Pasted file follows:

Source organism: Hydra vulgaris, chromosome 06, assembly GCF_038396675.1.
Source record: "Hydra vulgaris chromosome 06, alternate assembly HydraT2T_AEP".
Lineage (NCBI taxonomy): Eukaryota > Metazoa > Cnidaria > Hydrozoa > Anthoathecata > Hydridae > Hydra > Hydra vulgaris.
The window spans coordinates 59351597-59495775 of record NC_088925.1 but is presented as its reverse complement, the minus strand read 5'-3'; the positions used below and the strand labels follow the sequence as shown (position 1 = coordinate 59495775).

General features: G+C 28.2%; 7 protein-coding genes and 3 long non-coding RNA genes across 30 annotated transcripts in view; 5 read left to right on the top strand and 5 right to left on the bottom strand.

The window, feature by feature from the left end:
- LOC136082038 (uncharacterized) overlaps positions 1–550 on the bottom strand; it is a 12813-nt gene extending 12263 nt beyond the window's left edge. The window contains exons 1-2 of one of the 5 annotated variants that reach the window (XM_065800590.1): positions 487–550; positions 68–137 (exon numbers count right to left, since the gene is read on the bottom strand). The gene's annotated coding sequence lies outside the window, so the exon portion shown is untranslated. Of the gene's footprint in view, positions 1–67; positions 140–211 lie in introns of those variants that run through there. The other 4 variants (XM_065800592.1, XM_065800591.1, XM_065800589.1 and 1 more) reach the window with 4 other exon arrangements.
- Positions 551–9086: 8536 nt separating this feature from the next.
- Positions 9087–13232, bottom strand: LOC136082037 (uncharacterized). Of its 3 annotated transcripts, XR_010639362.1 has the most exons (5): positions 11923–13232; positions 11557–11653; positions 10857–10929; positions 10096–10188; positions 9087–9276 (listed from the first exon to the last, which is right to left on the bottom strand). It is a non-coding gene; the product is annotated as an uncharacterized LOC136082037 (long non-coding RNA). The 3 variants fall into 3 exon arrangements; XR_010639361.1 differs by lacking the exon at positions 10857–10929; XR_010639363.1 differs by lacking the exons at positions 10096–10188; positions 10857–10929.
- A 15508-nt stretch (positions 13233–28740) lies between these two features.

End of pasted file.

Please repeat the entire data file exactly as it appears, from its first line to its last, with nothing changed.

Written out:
Source organism: Hydra vulgaris, chromosome 06, assembly GCF_038396675.1.
Source record: "Hydra vulgaris chromosome 06, alternate assembly HydraT2T_AEP".
Lineage (NCBI taxonomy): Eukaryota > Metazoa > Cnidaria > Hydrozoa > Anthoathecata > Hydridae > Hydra > Hydra vulgaris.
The window spans coordinates 59351597-59495775 of record NC_088925.1 but is presented as its reverse complement, the minus strand read 5'-3'; the positions used below and the strand labels follow the sequence as shown (position 1 = coordinate 59495775).

General features: G+C 28.2%; 7 protein-coding genes and 3 long non-coding RNA genes across 30 annotated transcripts in view; 5 read left to right on the top strand and 5 right to left on the bottom strand.

The window, feature by feature from the left end:
- LOC136082038 (uncharacterized) overlaps positions 1–550 on the bottom strand; it is a 12813-nt gene extending 12263 nt beyond the window's left edge. The window contains exons 1-2 of one of the 5 annotated variants that reach the window (XM_065800590.1): positions 487–550; positions 68–137 (exon numbers count right to left, since the gene is read on the bottom strand). The gene's annotated coding sequence lies outside the window, so the exon portion shown is untranslated. Of the gene's footprint in view, positions 1–67; positions 140–211 lie in introns of those variants that run through there. The other 4 variants (XM_065800592.1, XM_065800591.1, XM_065800589.1 and 1 more) reach the window with 4 other exon arrangements.
- Positions 551–9086: 8536 nt separating this feature from the next.
- Positions 9087–13232, bottom strand: LOC136082037 (uncharacterized). Of its 3 annotated transcripts, XR_010639362.1 has the most exons (5): positions 11923–13232; positions 11557–11653; positions 10857–10929; positions 10096–10188; positions 9087–9276 (listed from the first exon to the last, which is right to left on the bottom strand). It is a non-coding gene; the product is annotated as an uncharacterized LOC136082037 (long non-coding RNA). The 3 variants fall into 3 exon arrangements; XR_010639361.1 differs by lacking the exon at positions 10857–10929; XR_010639363.1 differs by lacking the exons at positions 10096–10188; positions 10857–10929.
- A 15508-nt stretch (positions 13233–28740) lies between these two features.